Generosity acts like a seed you plant in your own brain. A balanced work life and a balanced reaction to events will both act like water and sun to that seed. In time, that seed is bound to rippen.
I know that for many people these sentences are making little, if any, sense at all. They might look good on the screen of your tablet or on your computer monitor, but they seem to lose meaning once you go away.
So I encourage you to do your own testing. Start with a 30 days challenge in which you do a random act of kindness (from smiling at a stranger, to helping others), and then just wait. Look around and see what happens in your life.
2. Learn New Skills
Statistically speaking, an average person switches jobs at least three times in his or her lifetime. And I’m talking abut jobs that are lasting at least 3 to 5 years. That’s quite a lot, if you think that we’re going through high-school and college thinking that we’re going to have one and only one career.
So, put aside some time every day and learn some new skills. You can’t control what happens outside. For instance, you can’t control the international economy and a new crisis, like the one in 2008, could explode anytime. You can lose your job in just one day. You can’t control that.
But what you can control is your time. By investing your time wisely, you’ll be in a better position when the going gets rough.
I remember that, in my twenties, I was a radio anchor. And I was doing quite well for my age. But I was always passionate about computers. So, on my way to the radio, I learned how to code. I lived on the outskirts of Bucharest (couldn’t afford any better) and I was spending at least 2 hours a day on the bus. Those two hours were used to learn coding.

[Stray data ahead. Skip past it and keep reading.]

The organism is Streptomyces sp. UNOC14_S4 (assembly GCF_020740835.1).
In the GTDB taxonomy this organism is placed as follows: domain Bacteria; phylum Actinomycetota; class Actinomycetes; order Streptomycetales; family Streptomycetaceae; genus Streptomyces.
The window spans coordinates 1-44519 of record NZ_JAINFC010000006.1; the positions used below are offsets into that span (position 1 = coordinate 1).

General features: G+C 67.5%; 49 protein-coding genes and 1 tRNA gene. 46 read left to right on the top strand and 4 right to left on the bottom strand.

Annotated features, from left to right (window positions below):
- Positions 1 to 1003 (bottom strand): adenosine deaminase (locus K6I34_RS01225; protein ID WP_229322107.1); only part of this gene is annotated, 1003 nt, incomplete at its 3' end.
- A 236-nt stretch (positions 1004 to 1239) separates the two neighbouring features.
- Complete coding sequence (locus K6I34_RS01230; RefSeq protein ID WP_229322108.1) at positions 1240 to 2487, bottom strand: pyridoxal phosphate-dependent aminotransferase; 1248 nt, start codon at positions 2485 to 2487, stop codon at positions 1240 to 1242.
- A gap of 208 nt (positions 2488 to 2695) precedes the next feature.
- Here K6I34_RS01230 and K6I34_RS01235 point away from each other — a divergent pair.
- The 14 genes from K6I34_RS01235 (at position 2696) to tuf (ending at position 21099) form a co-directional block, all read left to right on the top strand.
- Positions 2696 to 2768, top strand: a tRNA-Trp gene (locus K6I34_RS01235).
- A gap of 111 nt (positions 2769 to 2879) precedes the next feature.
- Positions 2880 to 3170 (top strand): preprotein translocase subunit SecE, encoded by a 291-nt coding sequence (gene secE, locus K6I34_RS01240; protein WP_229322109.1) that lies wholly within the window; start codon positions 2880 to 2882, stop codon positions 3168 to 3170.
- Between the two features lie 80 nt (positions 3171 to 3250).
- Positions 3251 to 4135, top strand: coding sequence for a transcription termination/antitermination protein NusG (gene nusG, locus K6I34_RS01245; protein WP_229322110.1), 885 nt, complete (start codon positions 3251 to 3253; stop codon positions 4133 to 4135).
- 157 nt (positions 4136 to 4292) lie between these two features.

When I started by online publishing company, my coding skills were suddenly what marketing people call “the unfair advantage”. I didn’t depend too much on a coding team, and even when I stopped coding myself, I was always able to correctly assess the amount of time and man power needed to complete a project.
That coding skill was a rope I threw at myself and I didn’t even know that.
3. Stick To Your Plans
That’s a little bit more complex than just setting up goals and following them. It’s about being grounded and keeping a clear perspective on what you’re doing. It sounds simple, but in reality it’s much more complicated.
Every plan you draft will change your future self in some way. Every milestone in your life will transform you in some way. By keeping close to each and every project you undertake, you’re actually getting closer to your future persona.
The secret here is to know that your future self doesn’t exist in and by itself.
It is created each and every second.
Running For My Life - from zero to ultramarathoner
The spooky thing about depression is that it sneaks in. There aren’t really trumpets and loud voices announcing: “Hail, hail, this is depression entering the room, all rise!” Nope. It’s slow, silent, creepy. It doesn’t even look like depression. It starts with small isolation thoughts like: “Maybe I shouldn’t get out today, I just don’t feel like going out”. And then it does the same next day. And then the day after that and so on. And then it starts to whisper louder and louder in your ears: “Why would you go outside, you loser? Didn’t have enough yet? Want more people to make fun of how much of a big, fat loser you are?”
And then you start to breath in guilt and shame, instead of air. Every breathe you take is putting more dark thoughts into your body.
Until you get stuck. You can’t move anymore. At all.
If you want to know how I got out of this space, eventually, check out my latest book on Amazon and Kindle.